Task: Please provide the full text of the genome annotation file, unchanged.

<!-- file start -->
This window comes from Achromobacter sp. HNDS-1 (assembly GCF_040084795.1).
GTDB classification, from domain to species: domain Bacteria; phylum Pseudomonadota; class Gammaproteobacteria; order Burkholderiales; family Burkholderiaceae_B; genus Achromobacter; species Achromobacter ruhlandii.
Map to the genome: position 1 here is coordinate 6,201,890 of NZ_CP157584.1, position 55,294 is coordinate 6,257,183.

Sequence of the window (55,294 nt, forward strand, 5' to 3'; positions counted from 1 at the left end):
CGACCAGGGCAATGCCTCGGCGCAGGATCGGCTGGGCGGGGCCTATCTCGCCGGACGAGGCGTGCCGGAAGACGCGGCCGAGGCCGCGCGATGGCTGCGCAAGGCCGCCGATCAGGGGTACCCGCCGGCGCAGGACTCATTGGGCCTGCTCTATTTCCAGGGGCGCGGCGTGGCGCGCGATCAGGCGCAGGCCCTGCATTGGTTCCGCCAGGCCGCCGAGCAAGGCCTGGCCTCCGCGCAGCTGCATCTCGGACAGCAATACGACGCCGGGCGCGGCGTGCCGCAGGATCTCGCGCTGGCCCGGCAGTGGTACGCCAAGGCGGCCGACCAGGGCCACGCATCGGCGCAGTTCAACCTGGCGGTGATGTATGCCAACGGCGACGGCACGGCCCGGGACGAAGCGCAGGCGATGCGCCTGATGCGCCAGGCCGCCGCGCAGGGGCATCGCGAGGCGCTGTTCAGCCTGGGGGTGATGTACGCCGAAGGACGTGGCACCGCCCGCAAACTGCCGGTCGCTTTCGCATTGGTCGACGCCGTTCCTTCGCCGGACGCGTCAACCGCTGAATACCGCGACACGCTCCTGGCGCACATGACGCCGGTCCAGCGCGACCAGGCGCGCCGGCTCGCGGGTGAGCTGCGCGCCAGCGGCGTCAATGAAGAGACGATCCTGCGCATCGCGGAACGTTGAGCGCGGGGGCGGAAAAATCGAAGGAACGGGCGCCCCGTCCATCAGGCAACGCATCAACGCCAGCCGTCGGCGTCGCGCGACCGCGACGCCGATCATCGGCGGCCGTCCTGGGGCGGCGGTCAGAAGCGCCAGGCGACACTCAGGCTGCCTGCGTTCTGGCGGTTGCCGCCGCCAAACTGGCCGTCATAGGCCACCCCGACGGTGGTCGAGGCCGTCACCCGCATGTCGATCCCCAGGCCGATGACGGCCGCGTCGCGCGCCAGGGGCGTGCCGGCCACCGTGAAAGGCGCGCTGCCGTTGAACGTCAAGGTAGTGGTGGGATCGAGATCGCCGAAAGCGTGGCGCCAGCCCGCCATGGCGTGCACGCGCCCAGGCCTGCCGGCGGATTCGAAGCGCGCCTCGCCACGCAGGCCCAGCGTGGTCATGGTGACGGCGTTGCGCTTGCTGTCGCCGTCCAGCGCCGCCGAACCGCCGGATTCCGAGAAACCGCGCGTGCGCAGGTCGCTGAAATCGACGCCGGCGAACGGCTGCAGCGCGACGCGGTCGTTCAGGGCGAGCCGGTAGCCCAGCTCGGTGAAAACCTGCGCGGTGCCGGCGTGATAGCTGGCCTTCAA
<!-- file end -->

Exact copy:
This window comes from Achromobacter sp. HNDS-1 (assembly GCF_040084795.1).
GTDB classification, from domain to species: domain Bacteria; phylum Pseudomonadota; class Gammaproteobacteria; order Burkholderiales; family Burkholderiaceae_B; genus Achromobacter; species Achromobacter ruhlandii.
Map to the genome: position 1 here is coordinate 6,201,890 of NZ_CP157584.1, position 55,294 is coordinate 6,257,183.

Sequence of the window (55,294 nt, forward strand, 5' to 3'; positions counted from 1 at the left end):
CGACCAGGGCAATGCCTCGGCGCAGGATCGGCTGGGCGGGGCCTATCTCGCCGGACGAGGCGTGCCGGAAGACGCGGCCGAGGCCGCGCGATGGCTGCGCAAGGCCGCCGATCAGGGGTACCCGCCGGCGCAGGACTCATTGGGCCTGCTCTATTTCCAGGGGCGCGGCGTGGCGCGCGATCAGGCGCAGGCCCTGCATTGGTTCCGCCAGGCCGCCGAGCAAGGCCTGGCCTCCGCGCAGCTGCATCTCGGACAGCAATACGACGCCGGGCGCGGCGTGCCGCAGGATCTCGCGCTGGCCCGGCAGTGGTACGCCAAGGCGGCCGACCAGGGCCACGCATCGGCGCAGTTCAACCTGGCGGTGATGTATGCCAACGGCGACGGCACGGCCCGGGACGAAGCGCAGGCGATGCGCCTGATGCGCCAGGCCGCCGCGCAGGGGCATCGCGAGGCGCTGTTCAGCCTGGGGGTGATGTACGCCGAAGGACGTGGCACCGCCCGCAAACTGCCGGTCGCTTTCGCATTGGTCGACGCCGTTCCTTCGCCGGACGCGTCAACCGCTGAATACCGCGACACGCTCCTGGCGCACATGACGCCGGTCCAGCGCGACCAGGCGCGCCGGCTCGCGGGTGAGCTGCGCGCCAGCGGCGTCAATGAAGAGACGATCCTGCGCATCGCGGAACGTTGAGCGCGGGGGCGGAAAAATCGAAGGAACGGGCGCCCCGTCCATCAGGCAACGCATCAACGCCAGCCGTCGGCGTCGCGCGACCGCGACGCCGATCATCGGCGGCCGTCCTGGGGCGGCGGTCAGAAGCGCCAGGCGACACTCAGGCTGCCTGCGTTCTGGCGGTTGCCGCCGCCAAACTGGCCGTCATAGGCCACCCCGACGGTGGTCGAGGCCGTCACCCGCATGTCGATCCCCAGGCCGATGACGGCCGCGTCGCGCGCCAGGGGCGTGCCGGCCACCGTGAAAGGCGCGCTGCCGTTGAACGTCAAGGTAGTGGTGGGATCGAGATCGCCGAAAGCGTGGCGCCAGCCCGCCATGGCGTGCACGCGCCCAGGCCTGCCGGCGGATTCGAAGCGCGCCTCGCCACGCAGGCCCAGCGTGGTCATGGTGACGGCGTTGCGCTTGCTGTCGCCGTCCAGCGCCGCCGAACCGCCGGATTCCGAGAAACCGCGCGTGCGCAGGTCGCTGAAATCGACGCCGGCGAACGGCTGCAGCGCGACGCGGTCGTTCAGGGCGAGCCGGTAGCCCAGCTCGGTGAAAACCTGCGCGGTGCCGGCGTGATAGCTGGCCTTCAA